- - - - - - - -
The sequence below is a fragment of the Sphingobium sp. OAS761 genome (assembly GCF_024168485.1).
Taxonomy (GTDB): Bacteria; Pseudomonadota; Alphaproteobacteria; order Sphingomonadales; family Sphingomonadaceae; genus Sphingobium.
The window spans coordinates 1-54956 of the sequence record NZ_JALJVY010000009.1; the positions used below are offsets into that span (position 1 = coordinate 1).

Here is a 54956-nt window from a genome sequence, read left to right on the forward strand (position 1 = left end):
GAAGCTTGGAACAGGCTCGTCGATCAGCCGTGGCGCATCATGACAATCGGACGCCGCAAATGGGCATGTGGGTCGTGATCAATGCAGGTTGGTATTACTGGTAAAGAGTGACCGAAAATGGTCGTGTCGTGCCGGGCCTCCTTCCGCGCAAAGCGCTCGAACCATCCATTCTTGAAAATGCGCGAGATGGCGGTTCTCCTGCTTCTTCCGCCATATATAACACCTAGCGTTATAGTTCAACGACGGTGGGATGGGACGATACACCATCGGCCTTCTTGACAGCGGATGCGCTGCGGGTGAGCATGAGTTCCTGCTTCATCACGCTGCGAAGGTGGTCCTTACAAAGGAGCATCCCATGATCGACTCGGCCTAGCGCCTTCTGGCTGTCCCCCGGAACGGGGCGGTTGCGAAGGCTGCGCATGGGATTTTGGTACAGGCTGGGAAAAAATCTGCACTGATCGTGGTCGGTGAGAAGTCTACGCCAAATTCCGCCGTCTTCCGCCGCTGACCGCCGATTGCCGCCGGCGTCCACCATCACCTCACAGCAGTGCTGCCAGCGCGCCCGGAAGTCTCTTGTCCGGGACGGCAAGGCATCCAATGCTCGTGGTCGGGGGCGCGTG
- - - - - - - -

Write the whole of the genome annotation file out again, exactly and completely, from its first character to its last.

The sequence below is a fragment of the Sphingobium sp. OAS761 genome (assembly GCF_024168485.1).
Taxonomy (GTDB): Bacteria; Pseudomonadota; Alphaproteobacteria; order Sphingomonadales; family Sphingomonadaceae; genus Sphingobium.
The window spans coordinates 1-54956 of the sequence record NZ_JALJVY010000009.1; the positions used below are offsets into that span (position 1 = coordinate 1).

Here is a 54956-nt window from a genome sequence, read left to right on the forward strand (position 1 = left end):
GAAGCTTGGAACAGGCTCGTCGATCAGCCGTGGCGCATCATGACAATCGGACGCCGCAAATGGGCATGTGGGTCGTGATCAATGCAGGTTGGTATTACTGGTAAAGAGTGACCGAAAATGGTCGTGTCGTGCCGGGCCTCCTTCCGCGCAAAGCGCTCGAACCATCCATTCTTGAAAATGCGCGAGATGGCGGTTCTCCTGCTTCTTCCGCCATATATAACACCTAGCGTTATAGTTCAACGACGGTGGGATGGGACGATACACCATCGGCCTTCTTGACAGCGGATGCGCTGCGGGTGAGCATGAGTTCCTGCTTCATCACGCTGCGAAGGTGGTCCTTACAAAGGAGCATCCCATGATCGACTCGGCCTAGCGCCTTCTGGCTGTCCCCCGGAACGGGGCGGTTGCGAAGGCTGCGCATGGGATTTTGGTACAGGCTGGGAAAAAATCTGCACTGATCGTGGTCGGTGAGAAGTCTACGCCAAATTCCGCCGTCTTCCGCCGCTGACCGCCGATTGCCGCCGGCGTCCACCATCACCTCACAGCAGTGCTGCCAGCGCGCCCGGAAGTCTCTTGTCCGGGACGGCAAGGCATCCAATGCTCGTGGTCGGGGGCGCGTG